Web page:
Transcranial direct current stimulation and aphasia: The case of Mr. C

Leora R. Cherney*, Edna M. Babbitt, Rosalind Hurwitz, Lynn M. Rogers, James Stinear, Xue Wang, Richard L. Harvey, Todd Parrish

*Corresponding author for this work

Research output: Contribution to journalArticlepeer-review

12 Scopus citations


Purpose: To illustrate the ethical challenges that arose from investigating a novel treatment procedure, transcranial direct current stimulation (tDCS), in a research participant with aphasia. Method: We review the current evidence supporting the use of tDCS in aphasia research, highlighting methodological gaps in our knowledge of tDCS. Then, we examine the case of Mr. C, a person with chronic aphasia who participated in a research protocol investigating the impact of tDCS on aphasia treatment. We describe the procedures that he underwent and the resulting behavioral and neurophysiological outcomes. Finally, we share the steps that were taken to balance beneficence and nonmaleficence and to ensure Mr. C's autonomy. Results: The objective data show that while Mr. C may not have benefitted from participating in the research, neither did he experience any harm. Conclusion: Researchers must consider not only the scientific integrity of their studies, but also potential ethical issues and consequences to the research participants.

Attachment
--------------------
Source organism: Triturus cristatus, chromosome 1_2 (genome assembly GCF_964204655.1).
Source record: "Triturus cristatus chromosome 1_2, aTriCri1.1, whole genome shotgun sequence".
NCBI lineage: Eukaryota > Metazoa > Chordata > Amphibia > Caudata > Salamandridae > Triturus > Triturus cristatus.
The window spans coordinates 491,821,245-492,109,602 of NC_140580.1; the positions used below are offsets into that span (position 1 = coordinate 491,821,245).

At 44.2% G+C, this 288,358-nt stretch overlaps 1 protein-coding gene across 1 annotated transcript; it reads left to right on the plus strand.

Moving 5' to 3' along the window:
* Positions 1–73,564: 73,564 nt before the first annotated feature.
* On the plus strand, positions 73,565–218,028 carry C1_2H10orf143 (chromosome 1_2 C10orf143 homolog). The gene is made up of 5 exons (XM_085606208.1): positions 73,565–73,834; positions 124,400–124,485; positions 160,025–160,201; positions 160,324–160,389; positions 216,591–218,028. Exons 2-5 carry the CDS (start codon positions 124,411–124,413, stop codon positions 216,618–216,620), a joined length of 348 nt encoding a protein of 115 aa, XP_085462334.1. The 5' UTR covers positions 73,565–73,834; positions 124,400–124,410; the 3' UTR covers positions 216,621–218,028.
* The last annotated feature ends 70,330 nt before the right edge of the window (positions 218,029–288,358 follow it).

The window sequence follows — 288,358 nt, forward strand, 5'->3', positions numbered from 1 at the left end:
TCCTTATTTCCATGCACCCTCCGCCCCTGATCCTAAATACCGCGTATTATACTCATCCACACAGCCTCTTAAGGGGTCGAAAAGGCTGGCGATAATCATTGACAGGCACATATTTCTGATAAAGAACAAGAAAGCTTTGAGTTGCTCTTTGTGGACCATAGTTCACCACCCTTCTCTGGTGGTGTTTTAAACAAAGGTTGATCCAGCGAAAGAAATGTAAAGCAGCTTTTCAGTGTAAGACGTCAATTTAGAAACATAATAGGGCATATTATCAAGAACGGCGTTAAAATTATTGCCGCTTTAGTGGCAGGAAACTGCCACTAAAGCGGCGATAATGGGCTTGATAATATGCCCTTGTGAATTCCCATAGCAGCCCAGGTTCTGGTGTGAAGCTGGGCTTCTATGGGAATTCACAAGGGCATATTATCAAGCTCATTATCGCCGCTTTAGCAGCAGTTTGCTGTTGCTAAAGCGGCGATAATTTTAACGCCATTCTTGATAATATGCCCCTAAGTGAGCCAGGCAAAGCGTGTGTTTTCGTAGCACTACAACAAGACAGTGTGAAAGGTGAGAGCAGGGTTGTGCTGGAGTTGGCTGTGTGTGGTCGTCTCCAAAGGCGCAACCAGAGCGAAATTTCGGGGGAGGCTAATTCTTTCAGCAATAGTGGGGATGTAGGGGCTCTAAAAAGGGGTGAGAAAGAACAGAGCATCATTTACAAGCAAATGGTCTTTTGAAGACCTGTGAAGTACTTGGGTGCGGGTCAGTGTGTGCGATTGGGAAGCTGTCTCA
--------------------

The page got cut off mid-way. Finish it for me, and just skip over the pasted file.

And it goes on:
Original languageEnglish (US)
Pages (from-to)5-21
Number of pages17
JournalTopics in stroke rehabilitation
Issue number1
StatePublished - Jan 1 2013


  • aphasia
  • brain stimulation
  • ethics
  • functional MRI
  • rehabilitation

ASJC Scopus subject areas

  • Rehabilitation
  • Community and Home Care
  • Clinical Neurology


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